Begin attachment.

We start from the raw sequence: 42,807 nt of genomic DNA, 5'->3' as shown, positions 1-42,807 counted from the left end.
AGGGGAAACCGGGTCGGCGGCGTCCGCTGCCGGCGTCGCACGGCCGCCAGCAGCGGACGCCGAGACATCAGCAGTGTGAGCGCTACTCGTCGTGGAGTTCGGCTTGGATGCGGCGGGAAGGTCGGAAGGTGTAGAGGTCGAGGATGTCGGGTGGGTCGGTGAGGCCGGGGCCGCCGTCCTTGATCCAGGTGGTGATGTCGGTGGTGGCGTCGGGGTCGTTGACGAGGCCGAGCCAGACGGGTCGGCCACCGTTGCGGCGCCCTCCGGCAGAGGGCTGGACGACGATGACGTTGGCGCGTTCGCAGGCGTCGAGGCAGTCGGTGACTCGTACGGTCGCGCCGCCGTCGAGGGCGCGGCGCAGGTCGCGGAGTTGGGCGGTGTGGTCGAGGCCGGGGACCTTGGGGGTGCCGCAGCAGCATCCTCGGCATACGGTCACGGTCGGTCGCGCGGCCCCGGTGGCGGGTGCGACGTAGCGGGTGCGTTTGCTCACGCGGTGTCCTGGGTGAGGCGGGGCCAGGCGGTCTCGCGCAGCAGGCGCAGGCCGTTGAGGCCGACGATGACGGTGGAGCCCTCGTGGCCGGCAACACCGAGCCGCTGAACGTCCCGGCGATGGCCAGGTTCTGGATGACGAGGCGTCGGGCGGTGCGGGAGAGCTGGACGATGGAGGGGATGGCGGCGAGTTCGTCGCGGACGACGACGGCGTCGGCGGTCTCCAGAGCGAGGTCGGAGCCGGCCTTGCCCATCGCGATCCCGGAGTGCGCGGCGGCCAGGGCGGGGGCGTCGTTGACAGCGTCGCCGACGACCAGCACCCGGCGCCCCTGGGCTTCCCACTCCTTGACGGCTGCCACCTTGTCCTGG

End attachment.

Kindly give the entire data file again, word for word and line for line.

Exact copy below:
We start from the raw sequence: 42,807 nt of genomic DNA, 5'->3' as shown, positions 1-42,807 counted from the left end.
AGGGGAAACCGGGTCGGCGGCGTCCGCTGCCGGCGTCGCACGGCCGCCAGCAGCGGACGCCGAGACATCAGCAGTGTGAGCGCTACTCGTCGTGGAGTTCGGCTTGGATGCGGCGGGAAGGTCGGAAGGTGTAGAGGTCGAGGATGTCGGGTGGGTCGGTGAGGCCGGGGCCGCCGTCCTTGATCCAGGTGGTGATGTCGGTGGTGGCGTCGGGGTCGTTGACGAGGCCGAGCCAGACGGGTCGGCCACCGTTGCGGCGCCCTCCGGCAGAGGGCTGGACGACGATGACGTTGGCGCGTTCGCAGGCGTCGAGGCAGTCGGTGACTCGTACGGTCGCGCCGCCGTCGAGGGCGCGGCGCAGGTCGCGGAGTTGGGCGGTGTGGTCGAGGCCGGGGACCTTGGGGGTGCCGCAGCAGCATCCTCGGCATACGGTCACGGTCGGTCGCGCGGCCCCGGTGGCGGGTGCGACGTAGCGGGTGCGTTTGCTCACGCGGTGTCCTGGGTGAGGCGGGGCCAGGCGGTCTCGCGCAGCAGGCGCAGGCCGTTGAGGCCGACGATGACGGTGGAGCCCTCGTGGCCGGCAACACCGAGCCGCTGAACGTCCCGGCGATGGCCAGGTTCTGGATGACGAGGCGTCGGGCGGTGCGGGAGAGCTGGACGATGGAGGGGATGGCGGCGAGTTCGTCGCGGACGACGACGGCGTCGGCGGTCTCCAGAGCGAGGTCGGAGCCGGCCTTGCCCATCGCGATCCCGGAGTGCGCGGCGGCCAGGGCGGGGGCGTCGTTGACAGCGTCGCCGACGACCAGCACCCGGCGCCCCTGGGCTTCCCACTCCTTGACGGCTGCCACCTTGTCCTGG